Magazine article Black Issues in Higher Education

Dr. Charles Payne: Chronicling the Unsung Heroes

Magazine article Black Issues in Higher Education

Dr. Charles Payne: Chronicling the Unsung Heroes

Article excerpt

Dr. Charles Payne: Chronicling the Unsung Heroes.

The real leaders and founders of the civil rights movement were not who the public generally thinks they were, says Dr. Charles Payne, professor of African American Studies and Sociology and Urban Affairs at Northwestern University.

"The real leaders were not the ministers and leaders of the likes of Dr. Martin Luther King -- they were the grass-roots everyday people we have not heard about, says Payne, in his book "I've Got the Light of Freedom: The Organizing Tradition and the Mississippi Freedom Struggle" -- for which he recently received the Lillian Smith Book award.

Payne modestly says he has not written anything that has not been said before but he does say he has focused attention on things that "maybe" did not receive sufficient attention before.

Says Payne: "For me there are two main points: to try to tell the story of the movement in one of the most dangerous states -- Mississippi -- from the bottom up...and not pay so much attention to national organizations and national civil rights leaders. And to make the central question `what do local people contribute to the movement for their own liberation?'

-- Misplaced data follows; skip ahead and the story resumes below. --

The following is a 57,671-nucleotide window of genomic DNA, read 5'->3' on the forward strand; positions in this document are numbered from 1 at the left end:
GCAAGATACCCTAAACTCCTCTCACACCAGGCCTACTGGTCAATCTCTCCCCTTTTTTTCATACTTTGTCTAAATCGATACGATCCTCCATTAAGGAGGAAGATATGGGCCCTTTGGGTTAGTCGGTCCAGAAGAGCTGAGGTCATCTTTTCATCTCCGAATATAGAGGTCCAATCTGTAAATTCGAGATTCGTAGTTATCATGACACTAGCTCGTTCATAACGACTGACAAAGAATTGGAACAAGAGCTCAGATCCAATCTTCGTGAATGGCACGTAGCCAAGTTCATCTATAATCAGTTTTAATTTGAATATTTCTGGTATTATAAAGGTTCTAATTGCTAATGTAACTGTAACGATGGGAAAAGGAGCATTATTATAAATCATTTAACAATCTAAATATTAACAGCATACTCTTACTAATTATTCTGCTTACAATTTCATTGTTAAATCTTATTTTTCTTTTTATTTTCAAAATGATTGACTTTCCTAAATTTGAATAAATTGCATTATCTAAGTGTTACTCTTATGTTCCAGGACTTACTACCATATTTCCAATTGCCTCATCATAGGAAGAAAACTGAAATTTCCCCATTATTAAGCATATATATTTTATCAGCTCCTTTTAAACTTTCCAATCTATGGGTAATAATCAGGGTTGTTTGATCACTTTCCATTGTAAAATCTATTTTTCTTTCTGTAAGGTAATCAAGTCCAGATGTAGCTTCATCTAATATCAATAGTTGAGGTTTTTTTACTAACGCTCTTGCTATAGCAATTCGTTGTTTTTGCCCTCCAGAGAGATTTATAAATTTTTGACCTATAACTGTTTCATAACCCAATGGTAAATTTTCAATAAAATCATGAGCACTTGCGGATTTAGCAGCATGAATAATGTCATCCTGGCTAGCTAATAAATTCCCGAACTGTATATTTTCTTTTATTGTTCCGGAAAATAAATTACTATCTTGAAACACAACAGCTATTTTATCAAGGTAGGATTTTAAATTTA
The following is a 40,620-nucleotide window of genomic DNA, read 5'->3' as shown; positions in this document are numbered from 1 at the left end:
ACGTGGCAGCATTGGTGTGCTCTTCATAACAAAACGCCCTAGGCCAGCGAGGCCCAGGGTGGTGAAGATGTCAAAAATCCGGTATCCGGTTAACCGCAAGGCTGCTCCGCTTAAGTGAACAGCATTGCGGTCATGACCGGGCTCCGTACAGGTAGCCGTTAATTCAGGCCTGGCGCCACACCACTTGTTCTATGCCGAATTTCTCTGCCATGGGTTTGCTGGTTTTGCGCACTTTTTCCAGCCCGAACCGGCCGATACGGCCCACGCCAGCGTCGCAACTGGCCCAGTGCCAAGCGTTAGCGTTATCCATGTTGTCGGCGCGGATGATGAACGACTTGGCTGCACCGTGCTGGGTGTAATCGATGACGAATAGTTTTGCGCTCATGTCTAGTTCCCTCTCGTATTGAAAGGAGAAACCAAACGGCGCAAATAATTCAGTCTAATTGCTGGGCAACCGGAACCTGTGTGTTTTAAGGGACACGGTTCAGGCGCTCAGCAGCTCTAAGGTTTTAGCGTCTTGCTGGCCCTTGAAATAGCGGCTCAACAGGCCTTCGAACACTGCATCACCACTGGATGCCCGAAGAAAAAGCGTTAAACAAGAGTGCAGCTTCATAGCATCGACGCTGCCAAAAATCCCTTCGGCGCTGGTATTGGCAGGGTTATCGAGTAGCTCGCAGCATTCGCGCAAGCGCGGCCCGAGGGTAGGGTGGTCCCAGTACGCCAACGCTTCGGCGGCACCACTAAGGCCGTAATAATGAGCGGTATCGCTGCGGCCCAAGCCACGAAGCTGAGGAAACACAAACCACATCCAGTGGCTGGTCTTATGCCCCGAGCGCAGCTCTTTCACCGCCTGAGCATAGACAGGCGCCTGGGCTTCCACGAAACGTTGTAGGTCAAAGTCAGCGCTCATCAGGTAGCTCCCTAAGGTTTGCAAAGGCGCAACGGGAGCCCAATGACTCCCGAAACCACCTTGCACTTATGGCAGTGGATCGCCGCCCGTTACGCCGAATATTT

"So the book tries to emphasize the role of local Black Mississippians over the college students who came in from the North, of poor people over middle-class leadership and of women over men.

It also focuses on the development of tribalism within the movement -- Northerners vs. Southerners. college educated vs. non-college educated and the expulsion of whites by the radical right and such organizations as the Student Non-violent Coordinating Committee (SNCC) and the Congress of Racial Equality (CORE).

In the early 1960s the leadership at the local level was clearly disproportionately female. Payne explains. The groundwork for the movement in Mississippi was laid by women such as Ella Baker. who was active in SCLC before the 1960s (and later SNCC) and Septima Clark, who founded the citizenship schools and did a lot of work for the Southern Regional Council.

"It's no accident that Mrs. Fannie Lou Hamer comes out of Mississippi, because there was a conscious effort in Mississippi to find people who had leadership talents," says Payne.

Before the mid-sixties the ministers were the ones very frequently in the Black community who led the vocal opposition to the movement. But the participation changes starting with the voting rights bill of 1965, Payne says.

I think it is important to give the proper credit to the local grass-roots folks, explains Payne, because it is important to develop a cadre of local folks to carry on the work after all the national attention was gone. …

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